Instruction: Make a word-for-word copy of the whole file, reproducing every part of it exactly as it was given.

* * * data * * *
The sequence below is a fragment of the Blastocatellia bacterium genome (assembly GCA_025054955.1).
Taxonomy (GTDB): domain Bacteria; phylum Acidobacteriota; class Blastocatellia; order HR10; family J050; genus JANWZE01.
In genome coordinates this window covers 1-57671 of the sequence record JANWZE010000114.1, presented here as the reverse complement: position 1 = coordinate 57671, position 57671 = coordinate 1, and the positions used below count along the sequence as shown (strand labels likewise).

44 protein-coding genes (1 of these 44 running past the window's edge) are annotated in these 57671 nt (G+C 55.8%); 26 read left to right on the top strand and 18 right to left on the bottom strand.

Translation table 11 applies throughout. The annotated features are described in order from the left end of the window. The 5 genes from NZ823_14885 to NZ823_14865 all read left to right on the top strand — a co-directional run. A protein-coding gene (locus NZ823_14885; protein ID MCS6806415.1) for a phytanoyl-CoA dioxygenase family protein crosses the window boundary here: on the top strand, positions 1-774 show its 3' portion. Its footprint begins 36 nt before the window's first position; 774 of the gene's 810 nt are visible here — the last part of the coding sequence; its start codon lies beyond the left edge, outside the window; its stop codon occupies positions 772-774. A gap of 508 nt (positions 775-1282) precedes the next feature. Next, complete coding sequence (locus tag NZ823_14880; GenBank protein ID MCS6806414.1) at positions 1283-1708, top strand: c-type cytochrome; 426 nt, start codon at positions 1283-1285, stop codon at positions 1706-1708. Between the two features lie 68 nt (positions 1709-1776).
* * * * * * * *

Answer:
The sequence below is a fragment of the Blastocatellia bacterium genome (assembly GCA_025054955.1).
Taxonomy (GTDB): domain Bacteria; phylum Acidobacteriota; class Blastocatellia; order HR10; family J050; genus JANWZE01.
In genome coordinates this window covers 1-57671 of the sequence record JANWZE010000114.1, presented here as the reverse complement: position 1 = coordinate 57671, position 57671 = coordinate 1, and the positions used below count along the sequence as shown (strand labels likewise).

44 protein-coding genes (1 of these 44 running past the window's edge) are annotated in these 57671 nt (G+C 55.8%); 26 read left to right on the top strand and 18 right to left on the bottom strand.

Translation table 11 applies throughout. The annotated features are described in order from the left end of the window. The 5 genes from NZ823_14885 to NZ823_14865 all read left to right on the top strand — a co-directional run. A protein-coding gene (locus NZ823_14885; protein ID MCS6806415.1) for a phytanoyl-CoA dioxygenase family protein crosses the window boundary here: on the top strand, positions 1-774 show its 3' portion. Its footprint begins 36 nt before the window's first position; 774 of the gene's 810 nt are visible here — the last part of the coding sequence; its start codon lies beyond the left edge, outside the window; its stop codon occupies positions 772-774. A gap of 508 nt (positions 775-1282) precedes the next feature. Next, complete coding sequence (locus tag NZ823_14880; GenBank protein ID MCS6806414.1) at positions 1283-1708, top strand: c-type cytochrome; 426 nt, start codon at positions 1283-1285, stop codon at positions 1706-1708. Between the two features lie 68 nt (positions 1709-1776).